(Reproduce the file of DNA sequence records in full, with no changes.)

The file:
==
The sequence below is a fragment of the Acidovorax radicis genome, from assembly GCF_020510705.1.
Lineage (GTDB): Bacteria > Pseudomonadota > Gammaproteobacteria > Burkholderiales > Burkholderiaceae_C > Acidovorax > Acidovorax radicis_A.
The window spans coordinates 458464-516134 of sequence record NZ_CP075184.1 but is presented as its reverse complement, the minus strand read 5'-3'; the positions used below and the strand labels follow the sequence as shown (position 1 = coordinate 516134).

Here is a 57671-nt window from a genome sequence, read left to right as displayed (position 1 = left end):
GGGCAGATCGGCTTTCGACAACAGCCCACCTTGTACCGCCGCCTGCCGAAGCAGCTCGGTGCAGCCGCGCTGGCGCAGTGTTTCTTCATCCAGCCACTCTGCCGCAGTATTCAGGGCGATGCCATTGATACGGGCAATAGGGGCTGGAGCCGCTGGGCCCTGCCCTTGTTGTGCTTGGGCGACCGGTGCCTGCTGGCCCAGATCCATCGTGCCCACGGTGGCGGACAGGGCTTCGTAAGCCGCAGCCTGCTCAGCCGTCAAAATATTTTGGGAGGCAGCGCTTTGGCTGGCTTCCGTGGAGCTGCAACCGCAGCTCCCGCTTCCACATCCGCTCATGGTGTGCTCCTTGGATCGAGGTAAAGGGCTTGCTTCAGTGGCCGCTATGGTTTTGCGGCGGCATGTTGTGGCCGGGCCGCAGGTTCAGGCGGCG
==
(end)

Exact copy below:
The sequence below is a fragment of the Acidovorax radicis genome, from assembly GCF_020510705.1.
Lineage (GTDB): Bacteria > Pseudomonadota > Gammaproteobacteria > Burkholderiales > Burkholderiaceae_C > Acidovorax > Acidovorax radicis_A.
The window spans coordinates 458464-516134 of sequence record NZ_CP075184.1 but is presented as its reverse complement, the minus strand read 5'-3'; the positions used below and the strand labels follow the sequence as shown (position 1 = coordinate 516134).

Here is a 57671-nt window from a genome sequence, read left to right as displayed (position 1 = left end):
GGGCAGATCGGCTTTCGACAACAGCCCACCTTGTACCGCCGCCTGCCGAAGCAGCTCGGTGCAGCCGCGCTGGCGCAGTGTTTCTTCATCCAGCCACTCTGCCGCAGTATTCAGGGCGATGCCATTGATACGGGCAATAGGGGCTGGAGCCGCTGGGCCCTGCCCTTGTTGTGCTTGGGCGACCGGTGCCTGCTGGCCCAGATCCATCGTGCCCACGGTGGCGGACAGGGCTTCGTAAGCCGCAGCCTGCTCAGCCGTCAAAATATTTTGGGAGGCAGCGCTTTGGCTGGCTTCCGTGGAGCTGCAACCGCAGCTCCCGCTTCCACATCCGCTCATGGTGTGCTCCTTGGATCGAGGTAAAGGGCTTGCTTCAGTGGCCGCTATGGTTTTGCGGCGGCATGTTGTGGCCGGGCCGCAGGTTCAGGCGGCG